||

The Creditors’ Committee argues that the plain language of the statute, appellate decisions from other circuits, and legislative history support deducting the $1 million Security Deposit from the “capped” number. According to the Creditors’ Committee’s interpretation (which was employed by the bankruptcy court and affirmed by the district court), Section 502(b)(6) requires a court to: (1) determine the landlord’s gross damages (net of any recovery through re-letting the property); (2) compare the gross damages to the statutory cap of one year’s rent; (3) subtract any 964 *964 security deposit or letter of credit from the lesser of gross damages or one year’s rent; and (4) allow a claim for this amount. AMB alternatively argues that even if we accept Oldden in the context of cash security deposits, we should not extend Oldden’s rule to encompass letters of credit.

As under Oldden, [a landlord] will not be permitted to offset his actual damages against his security deposit and then claim for the balance under this paragraph. [1] Section 502’s alternative cap of 15% is not at issue in this appeal. Consistent with the parties’ submissions and argument in this appeal, throughout this opinion the figure is rounded to $5 million.

Rather, his security deposit will be applied in satisfaction of the claim that is allowed under this paragraph. Likewise, one year’s rent of $2,000,755.20, and the proceeds of the Letter of Credit of $999,970.00, are rounded to $2 million and $1 million respectively.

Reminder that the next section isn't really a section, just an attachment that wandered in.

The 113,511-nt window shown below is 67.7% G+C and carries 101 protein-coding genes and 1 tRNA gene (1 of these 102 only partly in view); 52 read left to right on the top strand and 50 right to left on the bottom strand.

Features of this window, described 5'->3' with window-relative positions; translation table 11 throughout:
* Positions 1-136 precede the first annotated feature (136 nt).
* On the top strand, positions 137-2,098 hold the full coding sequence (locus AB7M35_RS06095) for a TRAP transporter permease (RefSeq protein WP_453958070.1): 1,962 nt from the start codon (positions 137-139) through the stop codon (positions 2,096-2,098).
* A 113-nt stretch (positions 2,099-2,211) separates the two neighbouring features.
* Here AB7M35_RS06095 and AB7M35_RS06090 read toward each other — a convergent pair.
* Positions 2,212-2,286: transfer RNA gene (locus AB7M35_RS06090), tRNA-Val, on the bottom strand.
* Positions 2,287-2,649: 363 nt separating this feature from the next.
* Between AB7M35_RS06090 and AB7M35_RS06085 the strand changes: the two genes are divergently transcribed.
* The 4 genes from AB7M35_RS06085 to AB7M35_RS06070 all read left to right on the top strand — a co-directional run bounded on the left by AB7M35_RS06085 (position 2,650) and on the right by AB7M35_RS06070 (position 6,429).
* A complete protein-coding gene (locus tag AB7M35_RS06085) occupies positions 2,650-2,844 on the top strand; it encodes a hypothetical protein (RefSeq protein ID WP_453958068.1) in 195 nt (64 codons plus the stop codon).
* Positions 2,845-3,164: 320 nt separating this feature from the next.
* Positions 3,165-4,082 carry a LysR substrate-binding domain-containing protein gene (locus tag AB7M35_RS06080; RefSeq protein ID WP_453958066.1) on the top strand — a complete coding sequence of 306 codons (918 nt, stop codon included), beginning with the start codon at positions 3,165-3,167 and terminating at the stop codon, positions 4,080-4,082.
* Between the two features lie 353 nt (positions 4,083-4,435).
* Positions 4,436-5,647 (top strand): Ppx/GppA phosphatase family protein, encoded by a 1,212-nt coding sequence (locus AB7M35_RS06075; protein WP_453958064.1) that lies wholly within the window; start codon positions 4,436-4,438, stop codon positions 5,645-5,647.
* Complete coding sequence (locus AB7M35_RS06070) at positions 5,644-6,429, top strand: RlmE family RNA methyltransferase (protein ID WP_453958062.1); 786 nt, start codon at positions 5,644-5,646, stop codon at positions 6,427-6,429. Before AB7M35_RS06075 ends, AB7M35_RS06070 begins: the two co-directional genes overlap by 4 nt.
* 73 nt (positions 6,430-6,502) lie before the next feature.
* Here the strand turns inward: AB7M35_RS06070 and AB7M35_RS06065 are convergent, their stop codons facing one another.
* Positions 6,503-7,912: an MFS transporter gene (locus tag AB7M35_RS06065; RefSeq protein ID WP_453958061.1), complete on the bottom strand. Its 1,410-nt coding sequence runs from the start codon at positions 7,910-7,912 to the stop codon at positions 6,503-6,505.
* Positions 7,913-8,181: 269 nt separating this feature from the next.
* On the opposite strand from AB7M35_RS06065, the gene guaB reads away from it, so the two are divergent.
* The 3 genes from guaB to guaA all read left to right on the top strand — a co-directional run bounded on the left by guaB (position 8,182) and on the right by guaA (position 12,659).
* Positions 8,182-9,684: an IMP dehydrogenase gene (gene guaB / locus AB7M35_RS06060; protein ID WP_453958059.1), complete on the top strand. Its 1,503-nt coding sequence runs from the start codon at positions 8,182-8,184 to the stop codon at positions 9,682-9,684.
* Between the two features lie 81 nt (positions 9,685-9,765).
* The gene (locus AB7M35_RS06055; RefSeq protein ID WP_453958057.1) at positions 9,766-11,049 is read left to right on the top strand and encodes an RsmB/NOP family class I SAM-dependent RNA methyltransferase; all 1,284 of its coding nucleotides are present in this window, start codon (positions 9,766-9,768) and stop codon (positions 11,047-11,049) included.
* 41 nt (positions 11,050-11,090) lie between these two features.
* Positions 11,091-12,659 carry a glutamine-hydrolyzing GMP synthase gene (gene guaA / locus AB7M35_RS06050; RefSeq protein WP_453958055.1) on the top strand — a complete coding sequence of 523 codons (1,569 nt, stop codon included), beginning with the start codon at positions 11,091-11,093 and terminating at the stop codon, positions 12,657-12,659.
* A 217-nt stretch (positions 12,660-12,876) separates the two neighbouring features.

For the reasons set forth below, we affirm the judgment of the district court. Background This case was decided on stipulated facts in the bankruptcy court.

Before: SCHROEDER, Chief Judge, Mc KEOWN, Circuit Judge, and DUFFY, [*] District Judge. This case arises from the bankruptcy of Adaptive Broadband Corporation (“Debtor”). In that judgment, the bankruptcy court sustained the Creditors’ Committee’s objection to AMB’s claim against Debtor’s estate for breach-of-lease damages.

Debtor established a fully-collateralized $1,000,000 letter of credit, in favor of AMB, through Union Bank (“Letter of Credit” or “Letter”).

||

The Creditors’ Committee argues that the plain language of the statute, appellate decisions from other circuits, and legislative history support deducting the $1 million Security Deposit from the “capped” number. According to the Creditors’ Committee’s interpretation (which was employed by the bankruptcy court and affirmed by the district court), Section 502(b)(6) requires a court to: (1) determine the landlord’s gross damages (net of any recovery through re-letting the property); (2) compare the gross damages to the statutory cap of one year’s rent; (3) subtract any 964 *964 security deposit or letter of credit from the lesser of gross damages or one year’s rent; and (4) allow a claim for this amount. AMB alternatively argues that even if we accept Oldden in the context of cash security deposits, we should not extend Oldden’s rule to encompass letters of credit.

As under Oldden, [a landlord] will not be permitted to offset his actual damages against his security deposit and then claim for the balance under this paragraph. [1] Section 502’s alternative cap of 15% is not at issue in this appeal. Consistent with the parties’ submissions and argument in this appeal, throughout this opinion the figure is rounded to $5 million.

Rather, his security deposit will be applied in satisfaction of the claim that is allowed under this paragraph. Likewise, one year’s rent of $2,000,755.20, and the proceeds of the Letter of Credit of $999,970.00, are rounded to $2 million and $1 million respectively.

For the reasons set forth below, we affirm the judgment of the district court. Background This case was decided on stipulated facts in the bankruptcy court.

,000,000 letter of credit, in favor of AMB, through Union Bank (“Letter of Credit” or “Letter”).